The "systems and procedures" roots of the Macy's corporate IT department were still in evidence when I arrived in 1974, fresh out of college as a programmer trainee. After two or three days studying programming manuals, bored out of my mind, I was ready for my first assignment--to write a program to print "Holiday Money" (those fake currency certificates that department stores used to mail during holiday season to credit card holders, allowing them to spend them like real money and have the amounts charged to their credit cards).

But rather than give me programming specs, my manager (one of the old guard) gave me my first task: go talk to the users. He said, "Around here, no one is just a programmer--you have to understand the business. Go talk to the users and see what they want. Then write it up and run it by me."

He also told me about a friendly rivalry he had with his counterpart at another well-known department store. From time to time each would visit the other's store and attempt to find weaknesses in the other's business processes.

In fact, just the previous year my manager had discovered a hole in his rival's Holiday Money process! It was possible to return merchandise purchased with holiday money and receive cash back--effectively getting a cash advance on the consumer's credit card, which was a violation of the store's policy. He then notified his rival, who plugged the hole, but lost bragging rights for that round.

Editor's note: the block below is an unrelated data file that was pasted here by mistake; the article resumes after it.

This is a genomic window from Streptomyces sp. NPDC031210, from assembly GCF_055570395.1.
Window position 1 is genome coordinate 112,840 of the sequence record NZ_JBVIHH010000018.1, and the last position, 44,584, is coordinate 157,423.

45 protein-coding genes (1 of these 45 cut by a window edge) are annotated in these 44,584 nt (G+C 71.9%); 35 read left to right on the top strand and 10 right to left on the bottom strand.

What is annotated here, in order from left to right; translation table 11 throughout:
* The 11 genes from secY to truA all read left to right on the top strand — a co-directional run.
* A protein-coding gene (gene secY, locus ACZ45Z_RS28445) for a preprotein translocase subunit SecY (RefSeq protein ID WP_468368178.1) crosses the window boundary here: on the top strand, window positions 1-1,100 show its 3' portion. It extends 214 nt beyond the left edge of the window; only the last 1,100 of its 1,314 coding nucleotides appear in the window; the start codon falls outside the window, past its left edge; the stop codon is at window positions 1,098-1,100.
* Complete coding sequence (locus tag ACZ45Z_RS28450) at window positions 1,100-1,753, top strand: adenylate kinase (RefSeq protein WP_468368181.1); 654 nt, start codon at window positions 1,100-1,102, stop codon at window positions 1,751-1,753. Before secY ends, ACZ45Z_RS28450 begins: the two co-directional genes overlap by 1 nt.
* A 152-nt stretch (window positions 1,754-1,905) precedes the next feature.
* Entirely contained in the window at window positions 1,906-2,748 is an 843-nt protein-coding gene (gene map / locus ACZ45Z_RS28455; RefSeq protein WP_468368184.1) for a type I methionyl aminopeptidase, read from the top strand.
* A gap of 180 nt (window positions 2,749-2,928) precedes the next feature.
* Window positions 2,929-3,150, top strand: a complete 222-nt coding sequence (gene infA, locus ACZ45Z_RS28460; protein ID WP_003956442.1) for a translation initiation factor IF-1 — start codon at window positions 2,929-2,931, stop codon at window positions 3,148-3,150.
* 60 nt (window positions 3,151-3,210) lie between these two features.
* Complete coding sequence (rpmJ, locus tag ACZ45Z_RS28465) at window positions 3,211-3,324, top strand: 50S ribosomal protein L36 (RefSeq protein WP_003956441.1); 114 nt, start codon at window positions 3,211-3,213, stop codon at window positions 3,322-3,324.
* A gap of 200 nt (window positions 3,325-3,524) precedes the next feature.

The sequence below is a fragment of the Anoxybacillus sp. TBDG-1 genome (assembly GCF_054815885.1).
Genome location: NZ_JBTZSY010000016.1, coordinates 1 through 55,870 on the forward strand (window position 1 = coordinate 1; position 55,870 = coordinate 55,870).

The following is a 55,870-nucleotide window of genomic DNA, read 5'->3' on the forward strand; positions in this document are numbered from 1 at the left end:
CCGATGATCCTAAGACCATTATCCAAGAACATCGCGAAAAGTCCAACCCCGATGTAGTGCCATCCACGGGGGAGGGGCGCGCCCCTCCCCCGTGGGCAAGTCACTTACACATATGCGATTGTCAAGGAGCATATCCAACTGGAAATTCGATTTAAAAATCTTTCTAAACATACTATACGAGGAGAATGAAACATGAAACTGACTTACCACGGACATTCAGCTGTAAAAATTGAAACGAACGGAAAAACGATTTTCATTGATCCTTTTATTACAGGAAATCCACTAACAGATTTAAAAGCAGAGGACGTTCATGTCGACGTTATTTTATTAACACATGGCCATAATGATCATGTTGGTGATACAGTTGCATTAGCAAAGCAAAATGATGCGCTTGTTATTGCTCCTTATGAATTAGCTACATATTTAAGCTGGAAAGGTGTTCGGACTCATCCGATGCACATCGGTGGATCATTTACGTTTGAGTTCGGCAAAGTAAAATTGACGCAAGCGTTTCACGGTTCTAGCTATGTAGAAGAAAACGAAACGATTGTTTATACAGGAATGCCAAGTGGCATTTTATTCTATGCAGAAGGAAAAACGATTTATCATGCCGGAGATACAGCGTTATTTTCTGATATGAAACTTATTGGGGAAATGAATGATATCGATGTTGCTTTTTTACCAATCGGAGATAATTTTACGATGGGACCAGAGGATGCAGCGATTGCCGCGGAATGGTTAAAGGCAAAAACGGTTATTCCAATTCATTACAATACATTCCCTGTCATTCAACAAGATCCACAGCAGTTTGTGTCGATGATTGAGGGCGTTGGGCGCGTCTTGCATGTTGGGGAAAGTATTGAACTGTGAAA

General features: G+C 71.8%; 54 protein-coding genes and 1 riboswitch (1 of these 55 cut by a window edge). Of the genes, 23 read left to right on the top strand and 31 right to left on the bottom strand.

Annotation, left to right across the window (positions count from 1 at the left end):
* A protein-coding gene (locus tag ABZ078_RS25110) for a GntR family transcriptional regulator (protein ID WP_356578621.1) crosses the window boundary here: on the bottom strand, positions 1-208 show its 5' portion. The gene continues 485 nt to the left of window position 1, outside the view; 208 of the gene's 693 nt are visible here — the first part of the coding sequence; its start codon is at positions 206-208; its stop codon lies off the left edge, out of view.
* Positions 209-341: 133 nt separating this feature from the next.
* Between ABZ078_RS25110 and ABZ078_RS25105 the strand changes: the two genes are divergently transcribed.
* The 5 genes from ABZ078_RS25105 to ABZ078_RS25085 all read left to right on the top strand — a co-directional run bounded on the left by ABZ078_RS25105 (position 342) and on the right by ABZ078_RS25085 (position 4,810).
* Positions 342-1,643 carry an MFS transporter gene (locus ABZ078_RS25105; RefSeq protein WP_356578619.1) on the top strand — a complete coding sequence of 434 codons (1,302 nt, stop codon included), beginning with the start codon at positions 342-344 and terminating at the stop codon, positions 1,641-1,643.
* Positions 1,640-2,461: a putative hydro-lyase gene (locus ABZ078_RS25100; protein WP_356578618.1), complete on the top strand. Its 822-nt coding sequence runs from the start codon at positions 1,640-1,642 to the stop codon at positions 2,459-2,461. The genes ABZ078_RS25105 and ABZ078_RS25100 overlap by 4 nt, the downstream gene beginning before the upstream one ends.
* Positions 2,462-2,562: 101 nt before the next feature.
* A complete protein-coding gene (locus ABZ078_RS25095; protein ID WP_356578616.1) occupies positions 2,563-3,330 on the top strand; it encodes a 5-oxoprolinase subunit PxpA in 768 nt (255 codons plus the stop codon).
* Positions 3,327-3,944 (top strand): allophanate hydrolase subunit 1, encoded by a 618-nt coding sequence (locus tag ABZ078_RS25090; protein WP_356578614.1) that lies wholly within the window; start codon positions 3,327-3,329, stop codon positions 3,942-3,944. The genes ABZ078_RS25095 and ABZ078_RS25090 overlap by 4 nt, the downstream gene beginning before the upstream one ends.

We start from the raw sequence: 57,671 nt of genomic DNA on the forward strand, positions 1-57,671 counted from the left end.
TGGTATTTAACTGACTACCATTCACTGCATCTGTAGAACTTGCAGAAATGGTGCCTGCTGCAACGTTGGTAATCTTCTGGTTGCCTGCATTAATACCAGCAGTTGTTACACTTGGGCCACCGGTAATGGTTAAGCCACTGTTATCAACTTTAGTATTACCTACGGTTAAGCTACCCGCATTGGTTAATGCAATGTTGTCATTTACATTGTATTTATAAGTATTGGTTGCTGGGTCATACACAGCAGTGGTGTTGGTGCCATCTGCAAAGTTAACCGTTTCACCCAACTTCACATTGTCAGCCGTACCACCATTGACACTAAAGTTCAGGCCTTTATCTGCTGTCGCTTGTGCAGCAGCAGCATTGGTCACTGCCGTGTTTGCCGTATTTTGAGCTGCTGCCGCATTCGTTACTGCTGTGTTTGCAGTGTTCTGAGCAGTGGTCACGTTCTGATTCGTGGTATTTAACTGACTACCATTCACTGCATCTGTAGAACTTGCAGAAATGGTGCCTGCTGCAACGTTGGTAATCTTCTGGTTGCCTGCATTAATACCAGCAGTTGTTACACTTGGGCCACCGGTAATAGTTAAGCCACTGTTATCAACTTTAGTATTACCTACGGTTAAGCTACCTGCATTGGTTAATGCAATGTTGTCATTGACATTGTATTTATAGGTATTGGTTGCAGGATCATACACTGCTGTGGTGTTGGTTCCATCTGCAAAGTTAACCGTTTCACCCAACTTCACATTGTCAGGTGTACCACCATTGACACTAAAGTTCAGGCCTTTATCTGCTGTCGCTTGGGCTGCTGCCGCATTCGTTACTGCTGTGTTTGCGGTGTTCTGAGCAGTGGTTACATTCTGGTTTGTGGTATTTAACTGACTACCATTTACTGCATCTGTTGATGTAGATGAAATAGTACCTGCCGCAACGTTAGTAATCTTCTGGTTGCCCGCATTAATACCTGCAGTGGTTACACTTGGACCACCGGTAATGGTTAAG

Understand, these were not two "business managers." These were two IT managers.

So I learned from my first week on the job: corporate IT is not just about technology. It's about "systems and processes." So, if "systems and processes" pre-dated the introduction of computers to business, it means that this role for corporate IT will survive, even if we get rid of the computers.

Related posts
The inexorable dominance of cloud computing
IT departments face extinction
The end of corporate computing

by Frank Scavo, 9/15/2010 07:09:00 AM | permalink | e-mail this!

 Reader Comments:

What an excellent blog post! I'm glad someone is getting the word out on how the cloud makes it very difficult to integrate all those applications out there. One of our clients is seeing the daylight right now. They decided to go with one of our competitors (SaaS only solution) about a year ago and then couldn't figure out how to integrate it with their change control, asset management and HR systems. Why didn't they consider that in the first place? Because the CFO didn’t consult IT before acquiring the solution. Sometimes non-IT executives fall for the hype and sexy pictures of these solutions and forget to do the due diligence when it comes to integration. It seems as if since "everyone" is doing it, it must be right.

I agree that IT Departments as we know them are not going the way of the dinosaur. It's just another example of IT needing to bail out the rest of the company because they aren't making decisions that are in the best interest of the company as a whole. IT decisions should always be made either by IT or with IT and never inside a silo. I mainly work in the CFO area of companies and too often IT is seen as the enemy and not consulted when they should be. Having come from IT, I can usually bridge that gap and get them working together. The real issue for most IT organizations is to improve their relationship with the other business units so they can be involved in the decision making process.